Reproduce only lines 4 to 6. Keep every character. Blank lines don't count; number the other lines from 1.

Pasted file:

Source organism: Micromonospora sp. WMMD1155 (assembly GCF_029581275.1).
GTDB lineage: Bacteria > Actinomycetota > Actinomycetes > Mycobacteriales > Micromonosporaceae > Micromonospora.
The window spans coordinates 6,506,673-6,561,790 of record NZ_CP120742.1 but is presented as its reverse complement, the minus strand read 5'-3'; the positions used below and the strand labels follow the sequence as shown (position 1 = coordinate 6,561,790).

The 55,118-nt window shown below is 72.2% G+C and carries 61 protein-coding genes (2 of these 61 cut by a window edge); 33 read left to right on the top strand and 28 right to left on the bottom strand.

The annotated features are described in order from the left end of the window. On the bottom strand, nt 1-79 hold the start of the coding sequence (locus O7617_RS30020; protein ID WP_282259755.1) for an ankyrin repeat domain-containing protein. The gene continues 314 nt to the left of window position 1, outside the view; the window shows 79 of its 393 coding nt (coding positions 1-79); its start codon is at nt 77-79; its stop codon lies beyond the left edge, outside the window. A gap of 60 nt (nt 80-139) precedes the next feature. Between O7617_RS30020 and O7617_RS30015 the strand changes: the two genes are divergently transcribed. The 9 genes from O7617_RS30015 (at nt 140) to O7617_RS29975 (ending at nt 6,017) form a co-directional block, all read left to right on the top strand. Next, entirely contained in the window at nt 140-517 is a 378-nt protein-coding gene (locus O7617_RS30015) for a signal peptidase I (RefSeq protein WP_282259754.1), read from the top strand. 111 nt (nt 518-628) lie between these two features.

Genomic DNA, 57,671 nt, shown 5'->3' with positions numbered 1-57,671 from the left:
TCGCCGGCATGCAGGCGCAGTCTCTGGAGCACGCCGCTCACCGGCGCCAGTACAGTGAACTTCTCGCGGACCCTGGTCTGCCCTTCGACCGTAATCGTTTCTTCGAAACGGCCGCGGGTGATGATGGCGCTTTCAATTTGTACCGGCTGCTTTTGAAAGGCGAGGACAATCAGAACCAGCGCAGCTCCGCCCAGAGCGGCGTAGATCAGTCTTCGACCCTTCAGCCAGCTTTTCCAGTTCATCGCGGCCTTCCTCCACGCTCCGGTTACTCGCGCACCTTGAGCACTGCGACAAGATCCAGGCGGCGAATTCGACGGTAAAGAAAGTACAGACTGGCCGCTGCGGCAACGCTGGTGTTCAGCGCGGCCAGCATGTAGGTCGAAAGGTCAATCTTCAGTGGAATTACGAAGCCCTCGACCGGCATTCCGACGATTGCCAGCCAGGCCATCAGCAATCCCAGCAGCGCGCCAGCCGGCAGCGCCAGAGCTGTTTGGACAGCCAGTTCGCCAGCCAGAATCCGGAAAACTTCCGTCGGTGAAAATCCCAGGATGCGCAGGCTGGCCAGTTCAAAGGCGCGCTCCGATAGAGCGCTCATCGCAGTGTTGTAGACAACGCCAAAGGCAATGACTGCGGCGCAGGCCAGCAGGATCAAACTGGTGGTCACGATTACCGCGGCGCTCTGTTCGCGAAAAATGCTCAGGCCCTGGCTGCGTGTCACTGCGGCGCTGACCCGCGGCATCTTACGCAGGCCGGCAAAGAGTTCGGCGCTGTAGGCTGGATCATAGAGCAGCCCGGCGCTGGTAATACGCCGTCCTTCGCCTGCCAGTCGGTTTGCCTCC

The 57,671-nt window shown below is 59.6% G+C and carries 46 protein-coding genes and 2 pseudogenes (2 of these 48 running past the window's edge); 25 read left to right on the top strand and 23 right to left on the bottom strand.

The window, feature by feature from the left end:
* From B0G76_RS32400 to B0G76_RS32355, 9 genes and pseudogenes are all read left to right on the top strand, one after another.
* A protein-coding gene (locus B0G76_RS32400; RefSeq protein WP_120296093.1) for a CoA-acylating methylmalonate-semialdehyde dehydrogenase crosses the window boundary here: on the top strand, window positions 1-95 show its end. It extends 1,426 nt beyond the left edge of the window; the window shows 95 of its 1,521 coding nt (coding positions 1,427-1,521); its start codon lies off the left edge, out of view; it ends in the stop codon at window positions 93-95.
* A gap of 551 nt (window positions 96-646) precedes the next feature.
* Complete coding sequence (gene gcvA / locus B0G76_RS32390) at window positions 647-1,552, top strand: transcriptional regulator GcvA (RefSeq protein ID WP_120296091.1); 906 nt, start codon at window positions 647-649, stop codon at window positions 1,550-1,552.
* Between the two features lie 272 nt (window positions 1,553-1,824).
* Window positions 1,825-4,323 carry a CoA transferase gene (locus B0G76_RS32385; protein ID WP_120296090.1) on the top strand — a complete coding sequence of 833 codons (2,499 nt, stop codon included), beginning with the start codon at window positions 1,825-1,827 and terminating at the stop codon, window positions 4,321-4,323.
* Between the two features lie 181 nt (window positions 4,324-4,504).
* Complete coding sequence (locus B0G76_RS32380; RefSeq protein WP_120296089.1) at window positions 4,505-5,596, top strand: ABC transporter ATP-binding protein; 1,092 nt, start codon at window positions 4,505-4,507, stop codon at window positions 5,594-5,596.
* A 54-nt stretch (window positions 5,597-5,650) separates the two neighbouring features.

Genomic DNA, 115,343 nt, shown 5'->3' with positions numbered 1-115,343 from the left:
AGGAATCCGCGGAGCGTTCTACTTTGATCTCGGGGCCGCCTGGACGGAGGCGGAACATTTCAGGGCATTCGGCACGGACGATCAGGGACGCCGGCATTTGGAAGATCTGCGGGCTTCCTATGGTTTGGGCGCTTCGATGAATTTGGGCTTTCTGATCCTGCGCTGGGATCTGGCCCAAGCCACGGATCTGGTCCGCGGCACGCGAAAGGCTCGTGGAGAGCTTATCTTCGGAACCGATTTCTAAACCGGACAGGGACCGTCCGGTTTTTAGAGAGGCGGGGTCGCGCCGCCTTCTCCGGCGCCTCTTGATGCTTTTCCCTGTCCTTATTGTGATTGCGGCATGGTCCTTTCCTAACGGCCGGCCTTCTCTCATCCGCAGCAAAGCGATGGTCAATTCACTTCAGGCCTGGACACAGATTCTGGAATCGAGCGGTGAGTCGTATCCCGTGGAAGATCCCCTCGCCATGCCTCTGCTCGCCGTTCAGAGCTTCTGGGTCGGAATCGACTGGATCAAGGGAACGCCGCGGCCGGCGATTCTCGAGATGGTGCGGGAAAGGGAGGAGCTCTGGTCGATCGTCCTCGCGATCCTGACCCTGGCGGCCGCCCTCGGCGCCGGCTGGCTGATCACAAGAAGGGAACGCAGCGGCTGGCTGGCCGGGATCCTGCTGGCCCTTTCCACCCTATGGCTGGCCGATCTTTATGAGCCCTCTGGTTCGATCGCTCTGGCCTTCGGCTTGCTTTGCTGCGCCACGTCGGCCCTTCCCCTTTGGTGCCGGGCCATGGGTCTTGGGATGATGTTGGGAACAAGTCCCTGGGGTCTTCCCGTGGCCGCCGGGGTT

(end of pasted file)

The 55,118-nt window shown below is 72.2% G+C and carries 61 protein-coding genes (2 of these 61 cut by a window edge); 33 read left to right on the top strand and 28 right to left on the bottom strand.

The annotated features are described in order from the left end of the window. On the bottom strand, nt 1-79 hold the start of the coding sequence (locus O7617_RS30020; protein ID WP_282259755.1) for an ankyrin repeat domain-containing protein. The gene continues 314 nt to the left of window position 1, outside the view; the window shows 79 of its 393 coding nt (coding positions 1-79); its start codon is at nt 77-79; its stop codon lies beyond the left edge, outside the window. A gap of 60 nt (nt 80-139) precedes the next feature. Between O7617_RS30020 and O7617_RS30015 the strand changes: the two genes are divergently transcribed. The 9 genes from O7617_RS30015 (at nt 140) to O7617_RS29975 (ending at nt 6,017) form a co-directional block, all read left to right on the top strand. Next, entirely contained in the window at nt 140-517 is a 378-nt protein-coding gene (locus O7617_RS30015) for a signal peptidase I (RefSeq protein WP_282259754.1), read from the top strand. 111 nt (nt 518-628) lie between these two features.

Genomic DNA, 57,671 nt, shown 5'->3' with positions numbered 1-57,671 from the left: